Disaster recovery and business continuity are more important to daily operations than many leaders given them credit for, as having tight control over processes, people and technology can go a long way in strengthening corporate efficiency. Taking that a step further, a major natural disaster is not the only type of threat that can obstruct operations and test the mettle of a business continuity plan, as far less obvious and more subversive risks can be just as challenging and dangerous.
For example, remember that downtime is a significantly devastating prospect, even when systems are not available for a relatively short period of time, but especially when the issue persists for more than a couple of hours. This can be caused by poor integration and configuration of systems, a tiny error on behalf of IT personnel, a lack of contingencies when matters go awry and other situations. More progressive and comprehensive use of unified communications and cloud services technology can be the best medicine.
Looking back through the past four months or so, a wealth of helpful lessons can be found in terms of what types of challenges can arise and hinder operational performance given the sheer oppressive and long-lasting nature of the recently departed winter. Many states - and businesses therein - up in New England and other parts of the nation are still working to regain a sense of normalcy following unprecedented precipitation and months of freezing cold temperatures.
This wasn't the first winter to drive people nuts, either. Just ask residents in Buffalo, such as this Twitter user:
As mentioned above, many of the issues faced were a bit more subversive in nature, and the successes of those companies that maximized the agility and flexibility of their operations ahead of the inclement weather provide positive lessons for other businesses to consider. So, without any further ado, let's take a look at five of the top lessons we have learned from this oppressive, awful, big bad winter that simply did not want to quit from a business continuity standpoint.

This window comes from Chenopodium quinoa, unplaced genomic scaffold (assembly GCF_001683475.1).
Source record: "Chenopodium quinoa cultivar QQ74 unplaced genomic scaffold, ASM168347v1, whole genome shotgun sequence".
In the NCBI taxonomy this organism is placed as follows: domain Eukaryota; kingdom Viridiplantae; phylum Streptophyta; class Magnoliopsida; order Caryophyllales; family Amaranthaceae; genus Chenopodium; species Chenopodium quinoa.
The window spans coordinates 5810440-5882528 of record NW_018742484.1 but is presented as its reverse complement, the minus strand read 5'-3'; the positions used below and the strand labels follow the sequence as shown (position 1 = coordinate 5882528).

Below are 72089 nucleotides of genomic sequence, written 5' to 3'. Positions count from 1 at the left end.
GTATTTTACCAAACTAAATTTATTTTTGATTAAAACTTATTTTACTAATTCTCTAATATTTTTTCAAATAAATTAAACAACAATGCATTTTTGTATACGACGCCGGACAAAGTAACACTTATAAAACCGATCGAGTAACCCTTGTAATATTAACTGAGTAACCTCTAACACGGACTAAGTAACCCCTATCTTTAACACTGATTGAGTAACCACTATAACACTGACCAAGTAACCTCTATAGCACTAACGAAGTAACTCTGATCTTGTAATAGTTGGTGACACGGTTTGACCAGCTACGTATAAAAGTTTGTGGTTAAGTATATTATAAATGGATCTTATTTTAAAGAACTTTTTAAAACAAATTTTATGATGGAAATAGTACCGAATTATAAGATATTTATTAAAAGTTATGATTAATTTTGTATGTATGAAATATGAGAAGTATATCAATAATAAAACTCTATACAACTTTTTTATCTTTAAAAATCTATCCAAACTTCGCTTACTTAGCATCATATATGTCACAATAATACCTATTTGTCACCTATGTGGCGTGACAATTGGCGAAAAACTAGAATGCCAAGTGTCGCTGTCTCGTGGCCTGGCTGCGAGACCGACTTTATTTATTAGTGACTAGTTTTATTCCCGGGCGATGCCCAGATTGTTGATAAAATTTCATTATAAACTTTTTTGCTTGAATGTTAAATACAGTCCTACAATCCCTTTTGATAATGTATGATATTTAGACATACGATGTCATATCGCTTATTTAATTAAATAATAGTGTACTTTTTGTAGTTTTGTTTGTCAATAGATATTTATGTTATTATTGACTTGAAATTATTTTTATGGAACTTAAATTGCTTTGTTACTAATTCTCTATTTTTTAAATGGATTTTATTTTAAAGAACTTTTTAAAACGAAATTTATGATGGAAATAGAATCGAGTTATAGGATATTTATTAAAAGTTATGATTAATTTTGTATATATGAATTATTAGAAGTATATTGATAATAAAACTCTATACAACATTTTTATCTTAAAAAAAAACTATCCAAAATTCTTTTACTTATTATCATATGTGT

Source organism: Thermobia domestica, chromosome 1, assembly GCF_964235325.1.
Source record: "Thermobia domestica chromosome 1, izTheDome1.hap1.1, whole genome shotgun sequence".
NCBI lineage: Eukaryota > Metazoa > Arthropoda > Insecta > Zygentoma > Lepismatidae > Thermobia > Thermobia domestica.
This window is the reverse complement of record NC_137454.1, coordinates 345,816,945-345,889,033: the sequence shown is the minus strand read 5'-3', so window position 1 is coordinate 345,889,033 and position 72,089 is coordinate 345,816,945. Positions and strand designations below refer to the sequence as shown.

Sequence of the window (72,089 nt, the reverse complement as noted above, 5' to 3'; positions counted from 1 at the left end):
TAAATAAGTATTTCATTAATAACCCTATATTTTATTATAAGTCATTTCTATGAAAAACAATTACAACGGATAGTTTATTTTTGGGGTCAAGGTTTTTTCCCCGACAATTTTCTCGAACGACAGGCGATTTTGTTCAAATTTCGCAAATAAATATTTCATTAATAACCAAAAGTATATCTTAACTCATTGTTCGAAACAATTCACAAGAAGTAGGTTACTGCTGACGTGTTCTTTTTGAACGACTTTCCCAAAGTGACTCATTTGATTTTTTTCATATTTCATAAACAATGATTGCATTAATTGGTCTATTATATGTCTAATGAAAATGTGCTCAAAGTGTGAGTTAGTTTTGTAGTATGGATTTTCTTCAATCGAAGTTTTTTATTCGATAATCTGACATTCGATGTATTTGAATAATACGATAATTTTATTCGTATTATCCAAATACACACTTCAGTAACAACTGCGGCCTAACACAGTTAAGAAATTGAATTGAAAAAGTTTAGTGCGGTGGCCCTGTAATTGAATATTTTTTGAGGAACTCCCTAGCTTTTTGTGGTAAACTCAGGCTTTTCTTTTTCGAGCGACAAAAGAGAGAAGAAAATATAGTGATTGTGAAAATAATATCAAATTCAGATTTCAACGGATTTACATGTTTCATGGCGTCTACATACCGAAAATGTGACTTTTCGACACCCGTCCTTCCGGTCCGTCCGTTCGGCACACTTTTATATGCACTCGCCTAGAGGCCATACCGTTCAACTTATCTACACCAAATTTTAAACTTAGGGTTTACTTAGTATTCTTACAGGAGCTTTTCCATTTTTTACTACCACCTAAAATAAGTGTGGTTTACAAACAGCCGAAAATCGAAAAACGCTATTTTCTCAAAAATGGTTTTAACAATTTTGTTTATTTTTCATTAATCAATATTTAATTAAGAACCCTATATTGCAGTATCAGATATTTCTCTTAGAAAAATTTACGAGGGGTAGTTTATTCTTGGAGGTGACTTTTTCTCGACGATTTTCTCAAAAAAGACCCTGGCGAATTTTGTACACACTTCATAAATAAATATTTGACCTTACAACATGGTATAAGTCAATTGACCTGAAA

1. Flexibility wins
In New England especially, but also in other parts of the country, extreme weather will either make it difficult, unsafe or impossible for an employee to travel into the office. Ice storms in Georgia, feet upon feet of snow throughout the Northeast and plenty other examples of commute-hindering events could be seen throughout the nation this winter, and the businesses that had telecommuting programs in place likely enjoyed the greatest continuity of operations in that time frame.
Leverage UC and cloud services to make your operations more flexible before the next major storm strikes - which can certainly happen in spring or summer as well. Not fall, though - fall is the best.
2. Facilities must be protected